The next and most difficult step is the tip-to-tip reinforcement. I’m using Aeropoxy PR2032/PH3660 with 2 layers of 5.7oz Bidirectional plain weave Carbon Fiber purchased from Aircraft Spruce.
I created a paper pattern using a printout of the fin and a lot of math. I made 3 copies of each pattern, and taped them to the cloth.
The first layer is half the size of the second layer, which creates a flutter resistant reinforcement.
All 6 pieces were then cut out of the cloth.
We encountered some problems here, since the original idea was to cut around the cloth and leave a bit of tape to prevent fraying. However, we soon discovered that trying to take the tape off resulted in more fraying than would have happened if we had just cut on the inside of the line. The next 5 pieces were carefully cut about 1/32″ inside the paper pattern.
Here’s what the top pattern looks like when all is said and done.
The first step was to clean the airframe and fin surfaces with IPA. After this point, the airframe was not touched with bare hands until the process was complete.
The next step was to mix up some Aeropoxy ES6209 for fillets. I made a 1 and a half gram batch, which ended up being almost perfect for what I needed.
After waiting about 2 hours for the Aeropoxy to start to cure, or “go green”, we started the layup.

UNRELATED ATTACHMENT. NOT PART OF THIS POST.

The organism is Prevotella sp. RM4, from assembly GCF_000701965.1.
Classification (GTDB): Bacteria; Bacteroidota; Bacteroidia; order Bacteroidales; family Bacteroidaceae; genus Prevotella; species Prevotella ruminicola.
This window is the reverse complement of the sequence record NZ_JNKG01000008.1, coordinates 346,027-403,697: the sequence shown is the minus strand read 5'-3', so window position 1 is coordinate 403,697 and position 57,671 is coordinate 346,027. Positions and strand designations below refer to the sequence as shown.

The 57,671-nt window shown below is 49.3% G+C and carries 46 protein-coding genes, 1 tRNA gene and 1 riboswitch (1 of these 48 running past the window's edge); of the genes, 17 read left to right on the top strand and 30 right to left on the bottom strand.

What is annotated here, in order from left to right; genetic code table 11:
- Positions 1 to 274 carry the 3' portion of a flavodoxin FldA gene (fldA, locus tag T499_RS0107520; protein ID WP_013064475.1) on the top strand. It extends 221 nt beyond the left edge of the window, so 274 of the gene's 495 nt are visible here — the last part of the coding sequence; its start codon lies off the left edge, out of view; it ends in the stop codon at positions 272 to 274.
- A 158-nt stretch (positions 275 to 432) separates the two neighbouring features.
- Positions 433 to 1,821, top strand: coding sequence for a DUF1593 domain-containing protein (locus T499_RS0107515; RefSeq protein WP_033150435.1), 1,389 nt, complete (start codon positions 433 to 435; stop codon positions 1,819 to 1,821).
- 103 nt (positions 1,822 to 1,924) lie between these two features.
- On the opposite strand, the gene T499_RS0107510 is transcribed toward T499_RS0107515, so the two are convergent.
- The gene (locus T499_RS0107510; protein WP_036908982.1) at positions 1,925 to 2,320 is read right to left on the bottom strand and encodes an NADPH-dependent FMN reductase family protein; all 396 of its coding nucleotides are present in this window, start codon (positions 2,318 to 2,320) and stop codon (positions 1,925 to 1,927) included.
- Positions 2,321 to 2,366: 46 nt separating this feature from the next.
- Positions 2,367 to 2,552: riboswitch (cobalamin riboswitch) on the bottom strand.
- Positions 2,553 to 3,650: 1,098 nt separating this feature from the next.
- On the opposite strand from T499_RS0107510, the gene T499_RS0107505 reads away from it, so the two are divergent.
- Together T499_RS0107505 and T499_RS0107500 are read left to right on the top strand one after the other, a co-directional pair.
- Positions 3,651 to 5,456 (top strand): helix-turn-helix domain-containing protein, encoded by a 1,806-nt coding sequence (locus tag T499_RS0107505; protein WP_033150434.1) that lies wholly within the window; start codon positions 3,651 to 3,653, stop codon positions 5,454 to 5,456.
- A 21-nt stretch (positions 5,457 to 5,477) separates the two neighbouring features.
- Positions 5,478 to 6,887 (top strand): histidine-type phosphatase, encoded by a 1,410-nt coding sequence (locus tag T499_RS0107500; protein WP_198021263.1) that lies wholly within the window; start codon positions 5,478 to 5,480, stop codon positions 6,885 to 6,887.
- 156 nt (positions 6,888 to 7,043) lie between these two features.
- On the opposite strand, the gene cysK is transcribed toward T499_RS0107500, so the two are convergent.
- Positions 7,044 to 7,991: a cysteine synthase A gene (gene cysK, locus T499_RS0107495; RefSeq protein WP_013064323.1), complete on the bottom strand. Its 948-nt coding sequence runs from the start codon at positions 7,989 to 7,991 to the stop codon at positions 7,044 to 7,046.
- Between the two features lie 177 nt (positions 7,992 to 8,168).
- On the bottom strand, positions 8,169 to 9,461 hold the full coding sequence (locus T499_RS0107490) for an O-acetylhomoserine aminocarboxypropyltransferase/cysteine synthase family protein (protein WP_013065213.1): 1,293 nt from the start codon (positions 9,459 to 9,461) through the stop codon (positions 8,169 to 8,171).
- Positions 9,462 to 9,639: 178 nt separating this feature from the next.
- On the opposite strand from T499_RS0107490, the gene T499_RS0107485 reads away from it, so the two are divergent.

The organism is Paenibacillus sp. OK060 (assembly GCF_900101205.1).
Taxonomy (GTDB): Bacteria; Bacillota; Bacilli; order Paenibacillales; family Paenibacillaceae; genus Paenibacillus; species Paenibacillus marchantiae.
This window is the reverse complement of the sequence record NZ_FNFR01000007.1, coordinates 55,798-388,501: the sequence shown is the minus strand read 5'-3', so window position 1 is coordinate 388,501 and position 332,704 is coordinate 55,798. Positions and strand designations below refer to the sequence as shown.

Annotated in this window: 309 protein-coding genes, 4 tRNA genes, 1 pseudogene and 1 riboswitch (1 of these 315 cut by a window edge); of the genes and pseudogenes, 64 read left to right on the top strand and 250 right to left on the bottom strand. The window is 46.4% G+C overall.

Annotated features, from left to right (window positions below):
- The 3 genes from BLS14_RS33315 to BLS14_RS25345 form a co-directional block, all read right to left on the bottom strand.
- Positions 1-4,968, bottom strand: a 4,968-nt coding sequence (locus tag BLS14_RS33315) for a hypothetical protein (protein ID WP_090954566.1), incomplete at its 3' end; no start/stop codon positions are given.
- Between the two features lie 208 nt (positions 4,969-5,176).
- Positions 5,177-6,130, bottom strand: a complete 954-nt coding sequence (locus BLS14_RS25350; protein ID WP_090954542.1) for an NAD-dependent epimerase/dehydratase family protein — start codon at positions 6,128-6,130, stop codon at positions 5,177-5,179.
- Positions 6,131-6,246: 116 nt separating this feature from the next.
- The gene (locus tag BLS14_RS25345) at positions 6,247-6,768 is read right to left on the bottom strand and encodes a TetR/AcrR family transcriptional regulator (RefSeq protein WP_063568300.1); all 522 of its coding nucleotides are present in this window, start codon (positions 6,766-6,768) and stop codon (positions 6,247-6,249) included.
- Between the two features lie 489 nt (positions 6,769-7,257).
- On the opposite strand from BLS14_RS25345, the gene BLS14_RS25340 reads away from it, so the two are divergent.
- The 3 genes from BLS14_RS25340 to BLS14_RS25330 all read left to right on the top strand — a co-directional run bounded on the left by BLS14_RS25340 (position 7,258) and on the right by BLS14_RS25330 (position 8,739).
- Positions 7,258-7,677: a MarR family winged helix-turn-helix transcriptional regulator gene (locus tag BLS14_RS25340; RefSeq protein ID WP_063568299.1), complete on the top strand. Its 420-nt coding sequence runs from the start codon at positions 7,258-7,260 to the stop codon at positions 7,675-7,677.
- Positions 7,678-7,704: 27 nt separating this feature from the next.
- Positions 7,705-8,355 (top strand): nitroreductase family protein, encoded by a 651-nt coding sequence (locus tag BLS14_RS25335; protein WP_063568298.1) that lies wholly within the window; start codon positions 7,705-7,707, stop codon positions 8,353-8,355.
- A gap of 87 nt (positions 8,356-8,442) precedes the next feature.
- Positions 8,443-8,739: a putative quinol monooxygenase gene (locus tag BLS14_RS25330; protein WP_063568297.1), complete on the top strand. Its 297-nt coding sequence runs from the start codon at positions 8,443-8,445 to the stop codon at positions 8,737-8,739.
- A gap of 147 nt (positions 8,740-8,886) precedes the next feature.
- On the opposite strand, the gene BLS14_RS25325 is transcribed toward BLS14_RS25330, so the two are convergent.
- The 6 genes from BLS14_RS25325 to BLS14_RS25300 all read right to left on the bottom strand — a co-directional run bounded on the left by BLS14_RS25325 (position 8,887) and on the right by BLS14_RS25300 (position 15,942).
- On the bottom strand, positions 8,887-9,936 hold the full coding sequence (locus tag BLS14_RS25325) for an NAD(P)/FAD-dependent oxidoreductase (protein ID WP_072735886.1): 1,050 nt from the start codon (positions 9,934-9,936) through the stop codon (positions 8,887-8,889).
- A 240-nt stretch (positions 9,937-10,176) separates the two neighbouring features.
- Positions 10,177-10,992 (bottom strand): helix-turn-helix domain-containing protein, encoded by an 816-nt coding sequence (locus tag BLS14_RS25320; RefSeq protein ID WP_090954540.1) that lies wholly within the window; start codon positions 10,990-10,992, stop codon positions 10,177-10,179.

I painted some PR2032/PH3660 on the surface and then laid the cloth.
I then painted enough epoxy to wet out the first layer, and then laid the second layer.
After the entire 12.7 gram batch had been used up, I laid some 0.0005″ mylar over the surface. Mylar is a great peel-ply material because it doesn’t stick to epoxy when the epoxy is cured, but it sticks down when the epoxy is wet. It also leaves an incredible shiny surface which looks great and requires minimal finishing.
We put about 33lbs of lead weights onto the mylar to compress the layup. This technique is essentially the best way to do a layup without having to use a vacuum bag.
After waiting the ~6 hour cure time, I peeled back the mylar.
The resulting finish is pretty good. It’s certainly not the best I’ve ever seen, but it’s extremely strong and that’s what’s important for this project.
Now, repeat all of that twice more, and the most tedious step can begin – SANDING!